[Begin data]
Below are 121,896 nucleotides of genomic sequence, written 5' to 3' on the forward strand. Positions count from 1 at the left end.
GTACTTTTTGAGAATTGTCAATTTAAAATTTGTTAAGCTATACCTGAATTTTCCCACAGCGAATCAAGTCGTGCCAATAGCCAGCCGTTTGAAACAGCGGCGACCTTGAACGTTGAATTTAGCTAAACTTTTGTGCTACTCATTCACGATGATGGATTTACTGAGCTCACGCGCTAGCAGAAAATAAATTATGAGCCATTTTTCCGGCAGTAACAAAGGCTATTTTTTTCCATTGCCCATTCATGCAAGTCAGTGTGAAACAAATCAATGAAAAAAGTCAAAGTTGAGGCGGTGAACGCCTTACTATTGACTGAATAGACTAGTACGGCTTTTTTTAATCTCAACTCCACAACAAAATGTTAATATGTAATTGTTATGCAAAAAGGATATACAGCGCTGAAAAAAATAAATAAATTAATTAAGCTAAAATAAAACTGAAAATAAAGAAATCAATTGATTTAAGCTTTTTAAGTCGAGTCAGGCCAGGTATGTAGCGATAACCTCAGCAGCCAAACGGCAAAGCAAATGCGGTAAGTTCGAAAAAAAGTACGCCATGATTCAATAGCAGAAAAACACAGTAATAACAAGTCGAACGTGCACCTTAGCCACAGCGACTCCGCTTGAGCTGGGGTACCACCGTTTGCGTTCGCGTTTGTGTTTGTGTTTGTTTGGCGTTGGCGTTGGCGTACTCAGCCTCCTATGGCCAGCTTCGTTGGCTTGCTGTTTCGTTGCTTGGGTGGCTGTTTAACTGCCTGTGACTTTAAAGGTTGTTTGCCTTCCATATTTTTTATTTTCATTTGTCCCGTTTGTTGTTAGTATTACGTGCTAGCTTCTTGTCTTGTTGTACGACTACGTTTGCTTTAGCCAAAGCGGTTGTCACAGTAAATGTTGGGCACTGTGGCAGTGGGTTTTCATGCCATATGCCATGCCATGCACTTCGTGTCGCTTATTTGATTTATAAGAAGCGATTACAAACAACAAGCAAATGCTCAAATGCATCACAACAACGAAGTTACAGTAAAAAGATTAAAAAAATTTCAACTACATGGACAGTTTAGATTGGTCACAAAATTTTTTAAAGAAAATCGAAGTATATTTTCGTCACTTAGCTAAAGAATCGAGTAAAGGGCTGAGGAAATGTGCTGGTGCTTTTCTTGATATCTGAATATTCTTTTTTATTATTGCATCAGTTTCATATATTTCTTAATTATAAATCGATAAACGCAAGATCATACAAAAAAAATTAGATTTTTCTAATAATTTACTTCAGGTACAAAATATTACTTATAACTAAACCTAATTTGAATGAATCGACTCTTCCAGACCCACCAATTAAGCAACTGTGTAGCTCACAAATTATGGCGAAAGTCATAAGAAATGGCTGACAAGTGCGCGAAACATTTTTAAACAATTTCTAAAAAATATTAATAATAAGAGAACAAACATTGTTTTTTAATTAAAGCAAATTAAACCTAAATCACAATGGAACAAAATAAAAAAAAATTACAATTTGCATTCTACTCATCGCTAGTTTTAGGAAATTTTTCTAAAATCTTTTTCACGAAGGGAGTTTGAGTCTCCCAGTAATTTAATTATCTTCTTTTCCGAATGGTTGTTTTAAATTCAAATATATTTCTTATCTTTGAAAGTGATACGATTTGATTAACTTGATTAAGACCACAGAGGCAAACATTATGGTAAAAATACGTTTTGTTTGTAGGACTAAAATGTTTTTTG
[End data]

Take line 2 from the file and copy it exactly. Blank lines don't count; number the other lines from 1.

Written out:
GTACTTTTTGAGAATTGTCAATTTAAAATTTGTTAAGCTATACCTGAATTTTCCCACAGCGAATCAAGTCGTGCCAATAGCCAGCCGTTTGAAACAGCGGCGACCTTGAACGTTGAATTTAGCTAAACTTTTGTGCTACTCATTCACGATGATGGATTTACTGAGCTCACGCGCTAGCAGAAAATAAATTATGAGCCATTTTTCCGGCAGTAACAAAGGCTATTTTTTTCCATTGCCCATTCATGCAAGTCAGTGTGAAACAAATCAATGAAAAAAGTCAAAGTTGAGGCGGTGAACGCCTTACTATTGACTGAATAGACTAGTACGGCTTTTTTTAATCTCAACTCCACAACAAAATGTTAATATGTAATTGTTATGCAAAAAGGATATACAGCGCTGAAAAAAATAAATAAATTAATTAAGCTAAAATAAAACTGAAAATAAAGAAATCAATTGATTTAAGCTTTTTAAGTCGAGTCAGGCCAGGTATGTAGCGATAACCTCAGCAGCCAAACGGCAAAGCAAATGCGGTAAGTTCGAAAAAAAGTACGCCATGATTCAATAGCAGAAAAACACAGTAATAACAAGTCGAACGTGCACCTTAGCCACAGCGACTCCGCTTGAGCTGGGGTACCACCGTTTGCGTTCGCGTTTGTGTTTGTGTTTGTTTGGCGTTGGCGTTGGCGTACTCAGCCTCCTATGGCCAGCTTCGTTGGCTTGCTGTTTCGTTGCTTGGGTGGCTGTTTAACTGCCTGTGACTTTAAAGGTTGTTTGCCTTCCATATTTTTTATTTTCATTTGTCCCGTTTGTTGTTAGTATTACGTGCTAGCTTCTTGTCTTGTTGTACGACTACGTTTGCTTTAGCCAAAGCGGTTGTCACAGTAAATGTTGGGCACTGTGGCAGTGGGTTTTCATGCCATATGCCATGCCATGCACTTCGTGTCGCTTATTTGATTTATAAGAAGCGATTACAAACAACAAGCAAATGCTCAAATGCATCACAACAACGAAGTTACAGTAAAAAGATTAAAAAAATTTCAACTACATGGACAGTTTAGATTGGTCACAAAATTTTTTAAAGAAAATCGAAGTATATTTTCGTCACTTAGCTAAAGAATCGAGTAAAGGGCTGAGGAAATGTGCTGGTGCTTTTCTTGATATCTGAATATTCTTTTTTATTATTGCATCAGTTTCATATATTTCTTAATTATAAATCGATAAACGCAAGATCATACAAAAAAAATTAGATTTTTCTAATAATTTACTTCAGGTACAAAATATTACTTATAACTAAACCTAATTTGAATGAATCGACTCTTCCAGACCCACCAATTAAGCAACTGTGTAGCTCACAAATTATGGCGAAAGTCATAAGAAATGGCTGACAAGTGCGCGAAACATTTTTAAACAATTTCTAAAAAATATTAATAATAAGAGAACAAACATTGTTTTTTAATTAAAGCAAATTAAACCTAAATCACAATGGAACAAAATAAAAAAAAATTACAATTTGCATTCTACTCATCGCTAGTTTTAGGAAATTTTTCTAAAATCTTTTTCACGAAGGGAGTTTGAGTCTCCCAGTAATTTAATTATCTTCTTTTCCGAATGGTTGTTTTAAATTCAAATATATTTCTTATCTTTGAAAGTGATACGATTTGATTAACTTGATTAAGACCACAGAGGCAAACATTATGGTAAAAATACGTTTTGTTTGTAGGACTAAAATGTTTTTTG